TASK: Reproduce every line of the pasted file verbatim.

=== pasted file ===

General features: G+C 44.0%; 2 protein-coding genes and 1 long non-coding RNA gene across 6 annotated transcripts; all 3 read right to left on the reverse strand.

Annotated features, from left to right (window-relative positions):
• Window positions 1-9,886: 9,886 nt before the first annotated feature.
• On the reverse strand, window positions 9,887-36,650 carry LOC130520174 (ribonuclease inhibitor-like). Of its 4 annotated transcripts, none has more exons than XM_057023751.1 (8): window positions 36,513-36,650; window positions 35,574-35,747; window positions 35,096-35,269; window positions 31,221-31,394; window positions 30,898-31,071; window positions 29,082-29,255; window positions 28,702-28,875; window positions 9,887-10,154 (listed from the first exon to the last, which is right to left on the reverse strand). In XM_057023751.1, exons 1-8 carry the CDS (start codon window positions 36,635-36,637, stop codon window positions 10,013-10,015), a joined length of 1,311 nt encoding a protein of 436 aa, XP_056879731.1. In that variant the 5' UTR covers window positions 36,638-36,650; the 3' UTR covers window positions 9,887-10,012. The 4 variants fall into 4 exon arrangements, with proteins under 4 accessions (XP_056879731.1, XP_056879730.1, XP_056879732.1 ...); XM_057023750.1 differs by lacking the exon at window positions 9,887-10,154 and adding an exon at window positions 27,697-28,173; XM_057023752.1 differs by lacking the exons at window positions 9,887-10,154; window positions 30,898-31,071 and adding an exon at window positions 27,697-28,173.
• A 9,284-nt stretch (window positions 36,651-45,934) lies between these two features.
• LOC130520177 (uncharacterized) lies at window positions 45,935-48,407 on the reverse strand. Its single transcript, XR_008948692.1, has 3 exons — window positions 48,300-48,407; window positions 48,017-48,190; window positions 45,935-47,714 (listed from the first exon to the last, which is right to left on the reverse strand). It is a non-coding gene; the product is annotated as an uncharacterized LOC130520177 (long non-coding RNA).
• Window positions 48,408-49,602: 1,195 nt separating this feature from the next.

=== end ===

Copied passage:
General features: G+C 44.0%; 2 protein-coding genes and 1 long non-coding RNA gene across 6 annotated transcripts; all 3 read right to left on the reverse strand.

Annotated features, from left to right (window-relative positions):
• Window positions 1-9,886: 9,886 nt before the first annotated feature.
• On the reverse strand, window positions 9,887-36,650 carry LOC130520174 (ribonuclease inhibitor-like). Of its 4 annotated transcripts, none has more exons than XM_057023751.1 (8): window positions 36,513-36,650; window positions 35,574-35,747; window positions 35,096-35,269; window positions 31,221-31,394; window positions 30,898-31,071; window positions 29,082-29,255; window positions 28,702-28,875; window positions 9,887-10,154 (listed from the first exon to the last, which is right to left on the reverse strand). In XM_057023751.1, exons 1-8 carry the CDS (start codon window positions 36,635-36,637, stop codon window positions 10,013-10,015), a joined length of 1,311 nt encoding a protein of 436 aa, XP_056879731.1. In that variant the 5' UTR covers window positions 36,638-36,650; the 3' UTR covers window positions 9,887-10,012. The 4 variants fall into 4 exon arrangements, with proteins under 4 accessions (XP_056879731.1, XP_056879730.1, XP_056879732.1 ...); XM_057023750.1 differs by lacking the exon at window positions 9,887-10,154 and adding an exon at window positions 27,697-28,173; XM_057023752.1 differs by lacking the exons at window positions 9,887-10,154; window positions 30,898-31,071 and adding an exon at window positions 27,697-28,173.
• A 9,284-nt stretch (window positions 36,651-45,934) lies between these two features.
• LOC130520177 (uncharacterized) lies at window positions 45,935-48,407 on the reverse strand. Its single transcript, XR_008948692.1, has 3 exons — window positions 48,300-48,407; window positions 48,017-48,190; window positions 45,935-47,714 (listed from the first exon to the last, which is right to left on the reverse strand). It is a non-coding gene; the product is annotated as an uncharacterized LOC130520177 (long non-coding RNA).
• Window positions 48,408-49,602: 1,195 nt separating this feature from the next.